(Note here that the activity() method is another convenience method to retrieve the app’s current Activity from the AndroidNativeUtil class).

  3. Callbacks. We discussed, in detail, the mechanisms we put in place to enable our native code to perform callbacks into Codename One. You can see the native side of this by viewing the getUnreadCountAsync() method implementation:

        public void getUnreadCountAsync(final int callbackId) {
            activity().runOnUiThread(new Runnable() {
                public void run() {
                    com.freshdesk.mobihelp.Mobihelp.getUnreadCountAsync(context(), new com.freshdesk.mobihelp.UnreadUpdatesCallback() {
                        public void onResult(com.freshdesk.mobihelp.MobihelpCallbackStatus status, Integer count) {
                            MobihelpNativeCallback.fireUnreadUpdatesCallback(callbackId, status.ordinal(), count);
                        }
                    });
                }
            });
    
        }

Step 6: Bundling the Native SDKs

The last step (at least on the Android side) is to bundle the FreshDesk SDK. For Android, there are a few different scenarios you’ll run into for embedding SDKs:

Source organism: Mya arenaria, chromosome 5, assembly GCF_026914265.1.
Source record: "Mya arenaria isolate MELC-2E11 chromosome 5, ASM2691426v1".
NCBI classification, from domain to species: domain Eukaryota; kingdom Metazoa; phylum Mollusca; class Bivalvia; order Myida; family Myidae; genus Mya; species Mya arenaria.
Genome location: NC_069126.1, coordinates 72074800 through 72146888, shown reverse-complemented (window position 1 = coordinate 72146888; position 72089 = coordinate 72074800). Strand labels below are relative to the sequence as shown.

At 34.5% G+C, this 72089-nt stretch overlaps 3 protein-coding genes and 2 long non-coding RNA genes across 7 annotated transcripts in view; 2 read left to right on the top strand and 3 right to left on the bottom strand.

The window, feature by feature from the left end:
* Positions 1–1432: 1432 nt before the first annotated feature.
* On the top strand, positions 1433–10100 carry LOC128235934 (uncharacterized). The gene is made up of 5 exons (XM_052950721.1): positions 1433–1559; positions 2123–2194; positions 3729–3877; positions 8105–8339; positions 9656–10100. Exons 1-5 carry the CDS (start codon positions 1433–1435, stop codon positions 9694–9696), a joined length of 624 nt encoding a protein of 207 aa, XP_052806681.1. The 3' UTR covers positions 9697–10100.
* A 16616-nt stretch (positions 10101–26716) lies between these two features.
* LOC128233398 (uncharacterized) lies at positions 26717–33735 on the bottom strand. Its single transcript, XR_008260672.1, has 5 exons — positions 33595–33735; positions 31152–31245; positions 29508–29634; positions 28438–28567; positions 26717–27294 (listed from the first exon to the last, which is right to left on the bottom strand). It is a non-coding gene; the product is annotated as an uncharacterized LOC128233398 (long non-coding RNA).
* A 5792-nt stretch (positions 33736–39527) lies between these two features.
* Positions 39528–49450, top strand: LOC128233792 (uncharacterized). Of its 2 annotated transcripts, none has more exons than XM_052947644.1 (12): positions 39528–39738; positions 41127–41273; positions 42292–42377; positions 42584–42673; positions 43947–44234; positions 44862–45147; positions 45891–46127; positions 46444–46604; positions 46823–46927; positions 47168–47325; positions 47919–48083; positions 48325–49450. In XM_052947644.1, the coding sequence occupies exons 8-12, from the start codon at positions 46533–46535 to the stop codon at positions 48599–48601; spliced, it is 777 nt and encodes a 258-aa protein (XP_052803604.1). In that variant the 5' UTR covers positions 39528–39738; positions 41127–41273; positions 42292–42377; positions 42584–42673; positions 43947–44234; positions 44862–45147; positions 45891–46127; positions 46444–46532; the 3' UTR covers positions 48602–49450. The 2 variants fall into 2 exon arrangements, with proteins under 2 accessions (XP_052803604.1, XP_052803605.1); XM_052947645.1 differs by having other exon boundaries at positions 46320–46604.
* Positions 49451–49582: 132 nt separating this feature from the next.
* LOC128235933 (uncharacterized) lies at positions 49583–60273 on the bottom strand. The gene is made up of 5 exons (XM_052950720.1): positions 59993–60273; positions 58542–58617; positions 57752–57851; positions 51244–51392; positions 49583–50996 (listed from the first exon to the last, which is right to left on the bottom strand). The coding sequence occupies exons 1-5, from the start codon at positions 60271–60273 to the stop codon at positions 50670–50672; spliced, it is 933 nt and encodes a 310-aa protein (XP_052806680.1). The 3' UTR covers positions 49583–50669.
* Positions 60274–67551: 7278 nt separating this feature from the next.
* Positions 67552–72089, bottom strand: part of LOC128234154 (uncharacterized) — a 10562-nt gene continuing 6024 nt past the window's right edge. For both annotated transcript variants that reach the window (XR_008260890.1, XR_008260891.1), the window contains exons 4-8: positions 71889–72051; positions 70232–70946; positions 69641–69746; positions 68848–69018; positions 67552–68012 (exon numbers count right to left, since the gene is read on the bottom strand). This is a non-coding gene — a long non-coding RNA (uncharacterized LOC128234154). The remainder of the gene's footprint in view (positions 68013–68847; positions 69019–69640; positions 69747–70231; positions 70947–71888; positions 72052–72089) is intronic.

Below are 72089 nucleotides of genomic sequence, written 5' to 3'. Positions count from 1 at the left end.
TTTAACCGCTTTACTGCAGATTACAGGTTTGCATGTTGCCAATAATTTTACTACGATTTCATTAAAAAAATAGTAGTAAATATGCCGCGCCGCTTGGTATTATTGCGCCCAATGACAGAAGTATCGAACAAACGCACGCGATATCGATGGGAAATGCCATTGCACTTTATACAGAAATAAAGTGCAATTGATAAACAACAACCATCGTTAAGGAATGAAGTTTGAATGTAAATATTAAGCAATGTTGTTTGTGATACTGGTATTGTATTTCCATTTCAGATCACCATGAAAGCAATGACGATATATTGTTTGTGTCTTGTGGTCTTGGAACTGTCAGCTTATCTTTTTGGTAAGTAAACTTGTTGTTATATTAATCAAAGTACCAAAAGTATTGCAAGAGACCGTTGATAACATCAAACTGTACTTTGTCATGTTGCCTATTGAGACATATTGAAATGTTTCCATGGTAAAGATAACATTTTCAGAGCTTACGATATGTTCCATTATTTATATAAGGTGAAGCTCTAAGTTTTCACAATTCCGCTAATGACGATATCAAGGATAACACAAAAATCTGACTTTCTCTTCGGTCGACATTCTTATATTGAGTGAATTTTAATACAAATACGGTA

1. The SDK includes only Java classes - NO XML UI files, assets, or resources that aren’t included inside a simple .jar file. In this case, you can just place the .jar file inside your project’s native/android directory.

  2. The SDK includes some XML UI files, resources, and assets. In this case, the SDK is generally distributed as an Android project folder that can be imported into an Eclipse or Android studio workspace. In general, in this case, you would need to zip the entire directory and change the extension of the resulting .zip file to ".andlib", and place this in your project’s native/android directory.

  3. The SDK is distributed as an .aar file - In this case you can just copy the .aar file into your native/android directory.

The FreshDesk SDK

The FreshDesk (aka Mobihelp) SDK is distributed as a project folder (i.e. scenario 2 from the above list). Therefore, our procedure is to download the SDK (download link), and rename it from mobihelp_sdk_android.zip to mobihelp_sdk_android.andlib, and copy it into our native/android directory.

Dependencies

Unfortunately, in this case there’s a catch. The Mobihelp SDK includes a dependency:

Mobihelp SDK depends on AppCompat-v7 (Revision 19.0+) Library. You will need to update project.properties to point to the Appcompat library.

If we look inside the project.properties file (inside the Mobihelp SDK directory--- i.e. you’d need to extract it from the zip to view its contents), you’ll see the dependency listed:

android.library.reference.1=../appcompat_v7

I.e. it is expecting to find the appcompat_v7 library located in the same parent directory as the Mobihelp SDK project. After a little bit of research (if you’re not yet familiar with the Android AppCompat support library), we find that the AppCompat_v7 library is part of the Android Support library, which can can installed into your local Android SDK using Android SDK Manager. Installation processed specified here.